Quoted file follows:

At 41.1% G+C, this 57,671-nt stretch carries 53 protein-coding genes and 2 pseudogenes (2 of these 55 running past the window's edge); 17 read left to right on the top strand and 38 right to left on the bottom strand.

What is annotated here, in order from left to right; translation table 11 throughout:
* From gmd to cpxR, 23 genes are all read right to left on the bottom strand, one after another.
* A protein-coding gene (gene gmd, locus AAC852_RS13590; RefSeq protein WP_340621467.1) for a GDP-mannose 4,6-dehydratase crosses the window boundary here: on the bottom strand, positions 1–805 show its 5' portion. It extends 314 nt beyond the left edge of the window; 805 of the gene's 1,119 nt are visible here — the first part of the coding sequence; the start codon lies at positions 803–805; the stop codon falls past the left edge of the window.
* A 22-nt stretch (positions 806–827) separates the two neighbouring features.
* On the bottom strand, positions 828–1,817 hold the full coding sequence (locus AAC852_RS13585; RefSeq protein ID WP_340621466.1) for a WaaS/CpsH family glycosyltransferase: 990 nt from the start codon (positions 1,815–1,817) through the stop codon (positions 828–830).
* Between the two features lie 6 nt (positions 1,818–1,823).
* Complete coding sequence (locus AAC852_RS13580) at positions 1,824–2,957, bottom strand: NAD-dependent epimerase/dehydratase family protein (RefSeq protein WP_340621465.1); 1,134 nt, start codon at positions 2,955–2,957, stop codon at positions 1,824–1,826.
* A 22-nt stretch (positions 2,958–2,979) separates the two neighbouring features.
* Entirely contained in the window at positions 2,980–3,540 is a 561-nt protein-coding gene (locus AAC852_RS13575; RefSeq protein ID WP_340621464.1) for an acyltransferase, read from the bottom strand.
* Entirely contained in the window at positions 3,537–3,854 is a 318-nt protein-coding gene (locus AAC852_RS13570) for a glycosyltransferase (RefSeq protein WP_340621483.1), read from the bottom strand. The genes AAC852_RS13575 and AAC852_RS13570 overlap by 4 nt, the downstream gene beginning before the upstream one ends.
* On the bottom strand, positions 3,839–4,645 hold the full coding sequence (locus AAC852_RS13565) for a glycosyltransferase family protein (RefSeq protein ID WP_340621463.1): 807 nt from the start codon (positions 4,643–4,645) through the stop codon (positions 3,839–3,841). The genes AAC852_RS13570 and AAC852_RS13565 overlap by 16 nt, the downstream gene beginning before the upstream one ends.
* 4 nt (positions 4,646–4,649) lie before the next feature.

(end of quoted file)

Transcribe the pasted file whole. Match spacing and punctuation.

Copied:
At 41.1% G+C, this 57,671-nt stretch carries 53 protein-coding genes and 2 pseudogenes (2 of these 55 running past the window's edge); 17 read left to right on the top strand and 38 right to left on the bottom strand.

What is annotated here, in order from left to right; translation table 11 throughout:
* From gmd to cpxR, 23 genes are all read right to left on the bottom strand, one after another.
* A protein-coding gene (gene gmd, locus AAC852_RS13590; RefSeq protein WP_340621467.1) for a GDP-mannose 4,6-dehydratase crosses the window boundary here: on the bottom strand, positions 1–805 show its 5' portion. It extends 314 nt beyond the left edge of the window; 805 of the gene's 1,119 nt are visible here — the first part of the coding sequence; the start codon lies at positions 803–805; the stop codon falls past the left edge of the window.
* A 22-nt stretch (positions 806–827) separates the two neighbouring features.
* On the bottom strand, positions 828–1,817 hold the full coding sequence (locus AAC852_RS13585; RefSeq protein ID WP_340621466.1) for a WaaS/CpsH family glycosyltransferase: 990 nt from the start codon (positions 1,815–1,817) through the stop codon (positions 828–830).
* Between the two features lie 6 nt (positions 1,818–1,823).
* Complete coding sequence (locus AAC852_RS13580) at positions 1,824–2,957, bottom strand: NAD-dependent epimerase/dehydratase family protein (RefSeq protein WP_340621465.1); 1,134 nt, start codon at positions 2,955–2,957, stop codon at positions 1,824–1,826.
* A 22-nt stretch (positions 2,958–2,979) separates the two neighbouring features.
* Entirely contained in the window at positions 2,980–3,540 is a 561-nt protein-coding gene (locus AAC852_RS13575; RefSeq protein ID WP_340621464.1) for an acyltransferase, read from the bottom strand.
* Entirely contained in the window at positions 3,537–3,854 is a 318-nt protein-coding gene (locus AAC852_RS13570) for a glycosyltransferase (RefSeq protein WP_340621483.1), read from the bottom strand. The genes AAC852_RS13575 and AAC852_RS13570 overlap by 4 nt, the downstream gene beginning before the upstream one ends.
* On the bottom strand, positions 3,839–4,645 hold the full coding sequence (locus AAC852_RS13565) for a glycosyltransferase family protein (RefSeq protein ID WP_340621463.1): 807 nt from the start codon (positions 4,643–4,645) through the stop codon (positions 3,839–3,841). The genes AAC852_RS13570 and AAC852_RS13565 overlap by 16 nt, the downstream gene beginning before the upstream one ends.
* 4 nt (positions 4,646–4,649) lie before the next feature.